I am writing this at 6:35 p.m. on February 18, 2017. A year ago at this time, I was preparing to do a presentation at the Church History Museum in Salt Lake City with my co-author, Darius Gray. My brother, Dell, was going to film it. We had great artifacts for our audience to view, and we had our power points ready. Darius, whose health has been terrible for several years, told me that he was particularly weak and asked that I carry the program. We had done this many times before, and it was no problem. I told him I’d bring him in when we were at an episode that he knew particularly well.
I had left my dad, whose health was in serious decline and who had had unusual pain in his femur that day. I instructed my husband to send me texts letting me know how Dad was doing, but added that I wouldn’t get them until after the program, as (of course), my phone would be off. I received one text before I turned my phone off. Bruce said, “We’re taking Dad to the Utah Valley Hospital.” Not too worrisome, as we had had many visits to the Provo hospital–an increasing number over the past few weeks.
In Salt Lake, Darius and I started our presentation. We usually start with the story of Jane Manning James, who never failed to add praises to God after detailing a trial she had endured. “The keenest [pain] of all was to hear my children’s cries and I had nothing to give them. But the Lord gave us grace to stand it all.” She was like Dad in many ways. Dad would endure the pain of dialysis and say afterwards, “I am so grateful for these machines, and for these people. They keep me alive.” He had projects to do, he told us. In fact, when a fistula failed–the one we were told could not be replaced–Dad said, “These doctors have got to understand. I am not finished! I have projects I need to do.” Somehow, through suturing exhausted veins, the doctor created a space for the final fistula.
At the Church History Museum, I was telling the story I knew well, and Darius was comfortably beside me, letting me run with it, exactly as we had planned.
And then I heard a text from my phone. I thought I had turned it off.
I couldn’t quit the presentation with the words, “Excuse me. I’m getting a text.” Of course, I continued speaking, only slightly distracted.
Jane spoke of her age. “I am over eighty years old and am nearly blind, which is the greatest trial I have had.” Those words had always struck me as odd. I suspect that our current trial always seems worse than any we have gone through heretofore. But Jane, I have thought, don’t you remember the 800 miles of your barefoot trek? The marks of your feet in blood on the snow? Don’t you remember the deaths of your children and your grandchildren? Two of your daughters died in childbirth–with you likely at their sides–and then their babies died also. Surely, those losses were greater than the loss of eyesight! But to Jane, when she dictated her words to Elizabeth J.D. Roundy, the blindness she was suffering at the moment was the hardest trial.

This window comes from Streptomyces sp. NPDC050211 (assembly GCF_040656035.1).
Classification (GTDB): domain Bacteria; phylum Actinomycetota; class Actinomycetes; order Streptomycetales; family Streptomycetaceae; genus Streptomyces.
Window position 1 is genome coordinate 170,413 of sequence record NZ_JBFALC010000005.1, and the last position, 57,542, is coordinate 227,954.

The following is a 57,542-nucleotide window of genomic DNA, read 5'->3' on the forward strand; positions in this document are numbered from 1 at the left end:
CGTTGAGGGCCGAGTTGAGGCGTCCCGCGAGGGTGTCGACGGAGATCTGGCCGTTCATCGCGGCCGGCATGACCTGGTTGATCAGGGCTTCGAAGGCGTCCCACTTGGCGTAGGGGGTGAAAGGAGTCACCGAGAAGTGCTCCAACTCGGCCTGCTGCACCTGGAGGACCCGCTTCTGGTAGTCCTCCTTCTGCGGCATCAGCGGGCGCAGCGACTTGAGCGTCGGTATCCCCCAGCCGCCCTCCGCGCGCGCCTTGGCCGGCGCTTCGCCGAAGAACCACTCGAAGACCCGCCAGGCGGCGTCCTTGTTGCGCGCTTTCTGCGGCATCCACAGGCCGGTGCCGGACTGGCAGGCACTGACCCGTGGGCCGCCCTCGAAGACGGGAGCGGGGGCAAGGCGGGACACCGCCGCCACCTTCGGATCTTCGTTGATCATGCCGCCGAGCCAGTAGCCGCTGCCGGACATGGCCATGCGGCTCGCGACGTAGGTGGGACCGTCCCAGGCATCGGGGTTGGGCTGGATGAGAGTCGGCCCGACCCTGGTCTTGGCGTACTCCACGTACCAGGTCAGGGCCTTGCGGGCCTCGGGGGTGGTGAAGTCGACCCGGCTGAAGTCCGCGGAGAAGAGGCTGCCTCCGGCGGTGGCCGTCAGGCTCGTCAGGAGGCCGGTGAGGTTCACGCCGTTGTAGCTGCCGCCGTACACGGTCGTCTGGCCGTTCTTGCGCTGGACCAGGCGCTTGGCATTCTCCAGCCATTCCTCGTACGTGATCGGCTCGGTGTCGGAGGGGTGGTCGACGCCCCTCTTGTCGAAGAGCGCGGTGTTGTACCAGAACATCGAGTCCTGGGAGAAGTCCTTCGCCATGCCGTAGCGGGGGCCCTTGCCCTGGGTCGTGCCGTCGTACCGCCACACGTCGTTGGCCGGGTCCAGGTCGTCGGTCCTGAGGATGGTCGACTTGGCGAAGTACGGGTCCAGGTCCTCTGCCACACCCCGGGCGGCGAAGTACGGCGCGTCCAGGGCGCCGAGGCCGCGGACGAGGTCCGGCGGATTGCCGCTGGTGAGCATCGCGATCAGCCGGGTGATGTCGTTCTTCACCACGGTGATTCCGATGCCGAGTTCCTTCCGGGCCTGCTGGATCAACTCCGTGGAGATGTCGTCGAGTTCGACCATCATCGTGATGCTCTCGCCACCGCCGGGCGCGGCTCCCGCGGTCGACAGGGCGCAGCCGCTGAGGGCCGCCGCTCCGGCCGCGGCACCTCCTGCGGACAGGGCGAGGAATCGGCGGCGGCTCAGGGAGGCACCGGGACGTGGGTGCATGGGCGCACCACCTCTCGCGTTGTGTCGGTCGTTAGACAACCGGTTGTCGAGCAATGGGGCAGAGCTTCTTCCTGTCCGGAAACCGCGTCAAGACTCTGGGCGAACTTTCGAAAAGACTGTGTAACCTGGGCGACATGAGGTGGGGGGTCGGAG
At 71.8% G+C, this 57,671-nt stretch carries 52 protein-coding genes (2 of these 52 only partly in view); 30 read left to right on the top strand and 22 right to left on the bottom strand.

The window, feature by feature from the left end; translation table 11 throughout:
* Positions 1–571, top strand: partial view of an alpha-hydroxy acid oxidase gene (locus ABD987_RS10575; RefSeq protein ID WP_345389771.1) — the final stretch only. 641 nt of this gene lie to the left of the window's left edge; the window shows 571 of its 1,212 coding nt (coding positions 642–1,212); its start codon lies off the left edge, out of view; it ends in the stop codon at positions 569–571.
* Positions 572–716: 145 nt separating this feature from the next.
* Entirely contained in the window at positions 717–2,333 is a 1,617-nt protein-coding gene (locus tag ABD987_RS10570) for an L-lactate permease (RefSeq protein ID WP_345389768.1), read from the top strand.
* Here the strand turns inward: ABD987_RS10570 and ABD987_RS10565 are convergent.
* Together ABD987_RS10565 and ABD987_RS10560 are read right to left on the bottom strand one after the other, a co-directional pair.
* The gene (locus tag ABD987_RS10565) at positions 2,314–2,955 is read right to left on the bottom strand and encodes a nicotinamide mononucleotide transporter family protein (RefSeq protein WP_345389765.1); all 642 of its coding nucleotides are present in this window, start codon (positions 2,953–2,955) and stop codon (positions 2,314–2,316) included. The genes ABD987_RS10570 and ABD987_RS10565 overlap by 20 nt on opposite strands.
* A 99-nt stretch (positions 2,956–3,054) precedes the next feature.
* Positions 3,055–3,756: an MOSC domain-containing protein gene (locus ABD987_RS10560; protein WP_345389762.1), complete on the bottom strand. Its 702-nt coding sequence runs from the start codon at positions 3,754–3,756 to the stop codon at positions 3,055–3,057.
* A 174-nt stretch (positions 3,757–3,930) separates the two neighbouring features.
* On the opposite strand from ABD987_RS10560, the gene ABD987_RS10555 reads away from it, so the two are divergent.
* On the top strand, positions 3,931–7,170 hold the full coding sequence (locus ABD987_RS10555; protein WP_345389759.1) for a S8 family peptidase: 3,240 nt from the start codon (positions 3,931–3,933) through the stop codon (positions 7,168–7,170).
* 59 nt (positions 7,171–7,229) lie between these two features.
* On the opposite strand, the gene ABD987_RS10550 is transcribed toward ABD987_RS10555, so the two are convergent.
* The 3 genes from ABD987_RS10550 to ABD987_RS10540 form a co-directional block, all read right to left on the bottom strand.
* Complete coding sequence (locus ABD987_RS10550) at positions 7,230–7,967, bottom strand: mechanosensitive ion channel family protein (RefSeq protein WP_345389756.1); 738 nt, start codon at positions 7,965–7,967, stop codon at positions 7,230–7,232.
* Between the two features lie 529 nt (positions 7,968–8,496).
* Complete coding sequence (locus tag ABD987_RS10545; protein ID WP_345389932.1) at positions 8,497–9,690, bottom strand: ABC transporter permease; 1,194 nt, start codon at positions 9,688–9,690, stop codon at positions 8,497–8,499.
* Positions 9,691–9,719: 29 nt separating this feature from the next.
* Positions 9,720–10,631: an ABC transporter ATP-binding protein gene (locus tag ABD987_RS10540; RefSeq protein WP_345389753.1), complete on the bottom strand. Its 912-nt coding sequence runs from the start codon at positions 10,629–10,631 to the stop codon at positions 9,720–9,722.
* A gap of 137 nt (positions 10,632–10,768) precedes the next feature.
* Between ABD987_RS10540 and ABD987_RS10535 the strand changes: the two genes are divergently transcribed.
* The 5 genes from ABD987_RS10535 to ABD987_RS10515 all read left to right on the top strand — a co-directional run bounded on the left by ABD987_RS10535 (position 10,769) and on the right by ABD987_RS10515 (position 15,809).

Dad had hurt my feelings a year earlier when I suggested that we use a wheelchair for all transportation. He was simply not strong enough to use the walker. He spoke sharply. “Margaret, I do NOT need a wheelchair. Don’t say that again!” At the time, some hard things were happening in my own life, and the sharpness of his reply brought me to tears, which I hid. I asked my brother to get Dad home, and I left the dialysis center, holding back my tears until I was in the car.
Another time, when Dad and I were in a swimming pool, Dad said he’d like to see me do butterfly. He had never seen me do that stroke, since I quit the swim team right after I got the “most improved swimmer” award. I did a full-armed butterfly, and Dad cheered. But then I teased him. Dad was walking in the pool (swimming was not an option by then) and I yelled, “Slow poke!” and swam past him fast. When I reached the pool’s end, I was ready to tease him again, but he stopped me. “Don’t make me feel bad, Margaret.” He was serious.
He was old. This was something he resisted. He would say to one of us as we wheeled him out of dialysis, “This isn’t me. I’m not an old man.” Or, as the wheelchair became a necessity, “I will walk again!” I never challenged that statement. Once, I said, “Of course you will, Dad.” “And I don’t mean just in the next life!” he answered.
Another text sounded from my phone. I glanced at Darius as I wrapped up the Jane story. “And I want to say right here that my testimony of the gospel of Jesus Christ is as strong today–nay, it is if possible stronger than it was the day I was baptized.” Jane had endured more than any of us will know. Her words and the other records are only hints of what she went through. None of us can imagine the depth of sorrow and suffering which others go through, nor should we pretend we can.